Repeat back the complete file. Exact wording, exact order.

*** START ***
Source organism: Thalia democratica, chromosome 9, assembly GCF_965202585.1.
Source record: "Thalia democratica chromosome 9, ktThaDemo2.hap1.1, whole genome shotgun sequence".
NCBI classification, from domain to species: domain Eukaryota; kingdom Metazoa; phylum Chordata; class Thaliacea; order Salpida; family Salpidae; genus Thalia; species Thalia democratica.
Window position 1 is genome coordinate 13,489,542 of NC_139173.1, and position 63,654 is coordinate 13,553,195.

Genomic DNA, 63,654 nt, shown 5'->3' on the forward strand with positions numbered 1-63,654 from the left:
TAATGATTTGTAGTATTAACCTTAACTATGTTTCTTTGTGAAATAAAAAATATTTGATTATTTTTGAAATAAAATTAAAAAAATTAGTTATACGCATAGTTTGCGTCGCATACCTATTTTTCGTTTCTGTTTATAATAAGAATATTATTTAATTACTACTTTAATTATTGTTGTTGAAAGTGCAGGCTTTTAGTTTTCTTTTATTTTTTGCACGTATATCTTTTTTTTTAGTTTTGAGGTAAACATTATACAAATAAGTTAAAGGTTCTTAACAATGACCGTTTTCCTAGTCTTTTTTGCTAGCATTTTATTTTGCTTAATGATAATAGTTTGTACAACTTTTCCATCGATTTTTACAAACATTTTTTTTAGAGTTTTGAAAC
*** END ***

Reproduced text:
Source organism: Thalia democratica, chromosome 9, assembly GCF_965202585.1.
Source record: "Thalia democratica chromosome 9, ktThaDemo2.hap1.1, whole genome shotgun sequence".
NCBI classification, from domain to species: domain Eukaryota; kingdom Metazoa; phylum Chordata; class Thaliacea; order Salpida; family Salpidae; genus Thalia; species Thalia democratica.
Window position 1 is genome coordinate 13,489,542 of NC_139173.1, and position 63,654 is coordinate 13,553,195.

Genomic DNA, 63,654 nt, shown 5'->3' on the forward strand with positions numbered 1-63,654 from the left:
TAATGATTTGTAGTATTAACCTTAACTATGTTTCTTTGTGAAATAAAAAATATTTGATTATTTTTGAAATAAAATTAAAAAAATTAGTTATACGCATAGTTTGCGTCGCATACCTATTTTTCGTTTCTGTTTATAATAAGAATATTATTTAATTACTACTTTAATTATTGTTGTTGAAAGTGCAGGCTTTTAGTTTTCTTTTATTTTTTGCACGTATATCTTTTTTTTTAGTTTTGAGGTAAACATTATACAAATAAGTTAAAGGTTCTTAACAATGACCGTTTTCCTAGTCTTTTTTGCTAGCATTTTATTTTGCTTAATGATAATAGTTTGTACAACTTTTCCATCGATTTTTACAAACATTTTTTTTAGAGTTTTGAAAC